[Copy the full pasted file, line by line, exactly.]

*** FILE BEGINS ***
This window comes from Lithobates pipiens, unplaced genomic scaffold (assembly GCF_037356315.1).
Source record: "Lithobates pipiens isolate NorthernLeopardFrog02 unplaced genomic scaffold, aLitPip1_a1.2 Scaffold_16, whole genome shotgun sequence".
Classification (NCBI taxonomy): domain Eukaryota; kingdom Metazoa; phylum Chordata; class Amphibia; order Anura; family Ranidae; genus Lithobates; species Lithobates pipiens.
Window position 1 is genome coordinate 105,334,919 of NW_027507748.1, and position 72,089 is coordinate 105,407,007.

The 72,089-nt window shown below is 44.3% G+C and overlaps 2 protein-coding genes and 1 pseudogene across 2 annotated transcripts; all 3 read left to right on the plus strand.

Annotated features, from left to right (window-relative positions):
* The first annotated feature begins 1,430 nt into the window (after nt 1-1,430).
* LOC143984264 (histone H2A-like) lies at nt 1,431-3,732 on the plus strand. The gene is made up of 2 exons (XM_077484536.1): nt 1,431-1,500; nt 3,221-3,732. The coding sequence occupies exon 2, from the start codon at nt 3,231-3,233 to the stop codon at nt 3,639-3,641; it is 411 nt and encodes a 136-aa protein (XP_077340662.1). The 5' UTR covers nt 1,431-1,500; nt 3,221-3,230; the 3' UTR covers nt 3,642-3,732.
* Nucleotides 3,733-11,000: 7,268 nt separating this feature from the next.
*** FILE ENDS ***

This window comes from Lithobates pipiens, unplaced genomic scaffold (assembly GCF_037356315.1).
Source record: "Lithobates pipiens isolate NorthernLeopardFrog02 unplaced genomic scaffold, aLitPip1_a1.2 Scaffold_16, whole genome shotgun sequence".
Classification (NCBI taxonomy): domain Eukaryota; kingdom Metazoa; phylum Chordata; class Amphibia; order Anura; family Ranidae; genus Lithobates; species Lithobates pipiens.
Window position 1 is genome coordinate 105,334,919 of NW_027507748.1, and position 72,089 is coordinate 105,407,007.

The 72,089-nt window shown below is 44.3% G+C and overlaps 2 protein-coding genes and 1 pseudogene across 2 annotated transcripts; all 3 read left to right on the plus strand.

Annotated features, from left to right (window-relative positions):
* The first annotated feature begins 1,430 nt into the window (after nt 1-1,430).
* LOC143984264 (histone H2A-like) lies at nt 1,431-3,732 on the plus strand. The gene is made up of 2 exons (XM_077484536.1): nt 1,431-1,500; nt 3,221-3,732. The coding sequence occupies exon 2, from the start codon at nt 3,231-3,233 to the stop codon at nt 3,639-3,641; it is 411 nt and encodes a 136-aa protein (XP_077340662.1). The 5' UTR covers nt 1,431-1,500; nt 3,221-3,230; the 3' UTR covers nt 3,642-3,732.
* Nucleotides 3,733-11,000: 7,268 nt separating this feature from the next.